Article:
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REWIND: International Business News #44

Posted on November 16th, 2012 | Author: admin

  • California’s cap-and-trade program that sets limits on carbon dioxide emissions began this past Wednesday with an auction on state-issued pollution allowances, creating a market for the sale of rights to pollute. Companies who exceed their allotted emission allowance must choose to either obtain extra allowances or purchase credits from projects that cut emissions.  The efforts by the state address the need to deal with pollution and the effects of global climate change.  As a pioneer, California may be setting a standard in slowing climate change or may have dealt itself an economic blow by causing refiners, cement makers, and other manufacturers to move out of state.  “The world’s biggest cap-and-trade program for greenhouse gases, pioneered by the European Union, has struggled with a chronic oversupply of carbon allowances and sagging prices.”
  • Apple Inc. and HTC Corp reached a settlement on lawsuits between the companies around the world and agreed to a ten year licensing agreement. HTC joins Nokia in settling litigation with Apple, while Apple continues its global patent war with Samsung Electronics Co., Google Inc. and Motorola over their handset units.
  • China’s Cyberpolice have been stiffening controls on the internet leading up to the change in leadership in the Communist Party.  The web police have even reached out to Beijing companies, as well as companies in nearby cities, including those that are joint ventures with American corporations, to install hardware that logs the traffic on computers, blocks selected websites, and connects with local Chinese police servers.  Companies who do not comply within deadlines are threatened with fines and suspended internet service. The government’s recent shadowy tactics and more intrusive measures are aimed at addressing gaps in China’s “great firewall.”  Some foreign companies have resisted the orders, but it places their communications and trade secrets at risk.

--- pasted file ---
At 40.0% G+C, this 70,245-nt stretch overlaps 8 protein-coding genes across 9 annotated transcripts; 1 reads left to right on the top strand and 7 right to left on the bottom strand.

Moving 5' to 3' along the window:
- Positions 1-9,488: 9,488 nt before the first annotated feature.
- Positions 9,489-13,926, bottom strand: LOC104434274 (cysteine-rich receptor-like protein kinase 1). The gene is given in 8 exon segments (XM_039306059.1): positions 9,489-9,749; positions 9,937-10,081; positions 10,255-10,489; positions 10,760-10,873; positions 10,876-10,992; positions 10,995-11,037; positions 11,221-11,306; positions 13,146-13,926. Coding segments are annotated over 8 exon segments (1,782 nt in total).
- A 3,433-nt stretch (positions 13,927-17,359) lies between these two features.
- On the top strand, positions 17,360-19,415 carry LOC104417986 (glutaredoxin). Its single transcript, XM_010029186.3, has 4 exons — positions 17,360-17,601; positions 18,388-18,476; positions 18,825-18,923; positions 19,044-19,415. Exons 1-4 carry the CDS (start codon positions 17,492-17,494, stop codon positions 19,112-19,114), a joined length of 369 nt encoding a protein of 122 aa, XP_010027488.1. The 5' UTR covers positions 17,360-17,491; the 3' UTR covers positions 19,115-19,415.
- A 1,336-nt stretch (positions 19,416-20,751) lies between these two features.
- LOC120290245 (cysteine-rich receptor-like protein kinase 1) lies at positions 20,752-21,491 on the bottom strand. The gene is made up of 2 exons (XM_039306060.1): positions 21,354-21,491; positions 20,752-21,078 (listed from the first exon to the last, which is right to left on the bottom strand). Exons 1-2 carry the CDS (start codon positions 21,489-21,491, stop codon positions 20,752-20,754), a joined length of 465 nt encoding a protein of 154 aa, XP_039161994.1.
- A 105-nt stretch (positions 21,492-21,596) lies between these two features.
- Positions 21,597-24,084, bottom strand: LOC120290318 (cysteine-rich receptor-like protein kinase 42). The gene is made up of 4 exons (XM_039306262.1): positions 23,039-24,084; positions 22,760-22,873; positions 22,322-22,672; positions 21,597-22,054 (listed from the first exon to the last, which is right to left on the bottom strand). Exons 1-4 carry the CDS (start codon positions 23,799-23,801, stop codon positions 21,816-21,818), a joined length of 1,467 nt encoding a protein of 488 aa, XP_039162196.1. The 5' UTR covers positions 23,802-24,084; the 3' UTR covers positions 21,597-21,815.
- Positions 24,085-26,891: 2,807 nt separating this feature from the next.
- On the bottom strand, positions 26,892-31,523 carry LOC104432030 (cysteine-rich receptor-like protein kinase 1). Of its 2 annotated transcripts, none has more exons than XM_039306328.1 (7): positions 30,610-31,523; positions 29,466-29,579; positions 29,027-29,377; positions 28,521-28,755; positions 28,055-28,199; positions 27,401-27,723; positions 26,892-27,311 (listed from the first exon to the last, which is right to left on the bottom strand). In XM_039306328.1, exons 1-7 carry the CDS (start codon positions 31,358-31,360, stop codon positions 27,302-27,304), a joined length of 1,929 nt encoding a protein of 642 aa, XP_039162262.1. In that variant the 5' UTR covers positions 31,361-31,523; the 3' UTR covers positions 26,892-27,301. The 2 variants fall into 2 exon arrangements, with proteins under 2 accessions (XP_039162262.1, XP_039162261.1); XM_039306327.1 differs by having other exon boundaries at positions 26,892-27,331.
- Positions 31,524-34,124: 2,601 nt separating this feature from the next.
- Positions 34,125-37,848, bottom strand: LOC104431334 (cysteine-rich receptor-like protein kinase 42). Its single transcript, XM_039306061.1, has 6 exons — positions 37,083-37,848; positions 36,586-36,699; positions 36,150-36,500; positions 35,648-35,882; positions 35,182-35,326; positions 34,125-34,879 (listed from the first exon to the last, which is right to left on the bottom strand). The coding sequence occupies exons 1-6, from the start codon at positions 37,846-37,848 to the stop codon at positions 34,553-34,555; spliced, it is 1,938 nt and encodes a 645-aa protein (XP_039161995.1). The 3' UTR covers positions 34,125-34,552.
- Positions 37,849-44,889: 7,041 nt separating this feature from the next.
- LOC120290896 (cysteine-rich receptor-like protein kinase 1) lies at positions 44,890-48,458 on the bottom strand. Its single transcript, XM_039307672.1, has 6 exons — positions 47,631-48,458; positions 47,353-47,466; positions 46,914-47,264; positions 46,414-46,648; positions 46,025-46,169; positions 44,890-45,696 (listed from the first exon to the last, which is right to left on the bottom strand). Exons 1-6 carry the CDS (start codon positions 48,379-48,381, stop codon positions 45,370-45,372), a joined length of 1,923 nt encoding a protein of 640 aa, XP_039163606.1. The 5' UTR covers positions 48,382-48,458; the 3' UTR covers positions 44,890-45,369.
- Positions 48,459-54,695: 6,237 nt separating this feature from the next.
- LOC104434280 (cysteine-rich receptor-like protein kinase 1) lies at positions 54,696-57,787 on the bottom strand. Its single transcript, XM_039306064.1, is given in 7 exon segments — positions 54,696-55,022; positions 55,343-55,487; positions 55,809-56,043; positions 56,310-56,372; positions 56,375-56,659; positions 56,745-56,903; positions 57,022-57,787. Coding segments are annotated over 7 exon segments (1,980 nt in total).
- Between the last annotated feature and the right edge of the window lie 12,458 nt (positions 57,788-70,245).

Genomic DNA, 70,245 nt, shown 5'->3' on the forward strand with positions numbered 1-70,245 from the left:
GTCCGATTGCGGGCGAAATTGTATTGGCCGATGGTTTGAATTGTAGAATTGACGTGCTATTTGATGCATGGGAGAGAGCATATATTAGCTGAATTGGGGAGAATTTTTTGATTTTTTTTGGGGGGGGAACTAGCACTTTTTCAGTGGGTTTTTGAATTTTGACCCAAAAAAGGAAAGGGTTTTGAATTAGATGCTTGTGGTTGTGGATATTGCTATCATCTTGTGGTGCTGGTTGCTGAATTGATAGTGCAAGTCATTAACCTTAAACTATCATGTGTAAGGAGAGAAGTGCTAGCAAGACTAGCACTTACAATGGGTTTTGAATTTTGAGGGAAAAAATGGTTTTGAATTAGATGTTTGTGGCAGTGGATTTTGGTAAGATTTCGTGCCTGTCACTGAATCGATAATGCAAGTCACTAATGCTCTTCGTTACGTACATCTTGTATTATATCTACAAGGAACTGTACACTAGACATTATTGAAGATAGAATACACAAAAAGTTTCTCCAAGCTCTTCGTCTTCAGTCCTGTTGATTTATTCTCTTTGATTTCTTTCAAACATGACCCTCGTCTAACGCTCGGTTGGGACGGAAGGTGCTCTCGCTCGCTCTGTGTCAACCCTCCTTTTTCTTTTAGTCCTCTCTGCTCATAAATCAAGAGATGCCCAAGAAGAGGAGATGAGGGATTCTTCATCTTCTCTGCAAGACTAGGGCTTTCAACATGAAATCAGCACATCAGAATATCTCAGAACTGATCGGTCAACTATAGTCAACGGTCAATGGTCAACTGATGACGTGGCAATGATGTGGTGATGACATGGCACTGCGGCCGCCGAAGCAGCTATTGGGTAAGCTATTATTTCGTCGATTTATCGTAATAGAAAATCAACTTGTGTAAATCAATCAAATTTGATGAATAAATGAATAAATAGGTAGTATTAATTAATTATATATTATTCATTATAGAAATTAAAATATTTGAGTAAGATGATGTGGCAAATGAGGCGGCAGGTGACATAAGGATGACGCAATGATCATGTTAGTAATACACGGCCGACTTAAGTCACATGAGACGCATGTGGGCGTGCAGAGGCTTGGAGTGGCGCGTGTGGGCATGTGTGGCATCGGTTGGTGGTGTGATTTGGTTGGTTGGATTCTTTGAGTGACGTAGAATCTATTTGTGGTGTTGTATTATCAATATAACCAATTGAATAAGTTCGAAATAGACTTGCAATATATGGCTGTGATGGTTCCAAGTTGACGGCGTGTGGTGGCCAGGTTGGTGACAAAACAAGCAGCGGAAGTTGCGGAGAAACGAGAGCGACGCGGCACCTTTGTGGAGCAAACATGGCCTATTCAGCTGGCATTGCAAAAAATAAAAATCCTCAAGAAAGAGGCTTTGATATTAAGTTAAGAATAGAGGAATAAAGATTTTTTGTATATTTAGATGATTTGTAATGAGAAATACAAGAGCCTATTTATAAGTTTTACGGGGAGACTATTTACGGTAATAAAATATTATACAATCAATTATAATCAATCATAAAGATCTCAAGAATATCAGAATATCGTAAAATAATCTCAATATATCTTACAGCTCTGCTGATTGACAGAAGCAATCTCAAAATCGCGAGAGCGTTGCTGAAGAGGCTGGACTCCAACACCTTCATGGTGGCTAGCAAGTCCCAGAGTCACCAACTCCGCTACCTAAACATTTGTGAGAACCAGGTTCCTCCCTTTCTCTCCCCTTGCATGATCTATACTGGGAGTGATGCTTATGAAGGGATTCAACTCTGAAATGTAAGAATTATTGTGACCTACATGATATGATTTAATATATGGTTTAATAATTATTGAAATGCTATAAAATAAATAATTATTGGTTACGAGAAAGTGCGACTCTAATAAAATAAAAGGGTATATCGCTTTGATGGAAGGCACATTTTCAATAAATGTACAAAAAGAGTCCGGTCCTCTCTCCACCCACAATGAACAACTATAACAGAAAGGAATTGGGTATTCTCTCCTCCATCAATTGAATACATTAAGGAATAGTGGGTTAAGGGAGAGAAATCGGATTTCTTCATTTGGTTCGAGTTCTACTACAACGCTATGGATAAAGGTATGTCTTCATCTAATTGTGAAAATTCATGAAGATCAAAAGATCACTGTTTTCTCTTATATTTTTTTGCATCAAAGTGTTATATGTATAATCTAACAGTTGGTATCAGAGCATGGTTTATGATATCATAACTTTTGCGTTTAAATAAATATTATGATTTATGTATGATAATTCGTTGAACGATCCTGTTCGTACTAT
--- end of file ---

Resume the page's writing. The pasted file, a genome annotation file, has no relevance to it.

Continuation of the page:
• After spending roughly $2 billion on a fleet of giant ships for carrying iron ore from Brazil to China, the Brazilian mining company, Vale SA was informed by Chinese regulators that the cargo vessels, known as Valemax, could not enter Chinese ports due to safety concerns, dealing a significant blow to Vale’s global distribution strategy.  Industry observers, however, believe that the opposition stemmed from a Chinese shipping-industry group dominated by a state-owned company. In a country where state-owned enterprises and regulators work closely blurring divisional lines, there will be considerable challenges to overhaul the system to achieve sustainable growth, promote competition and shake up state-controlled companies.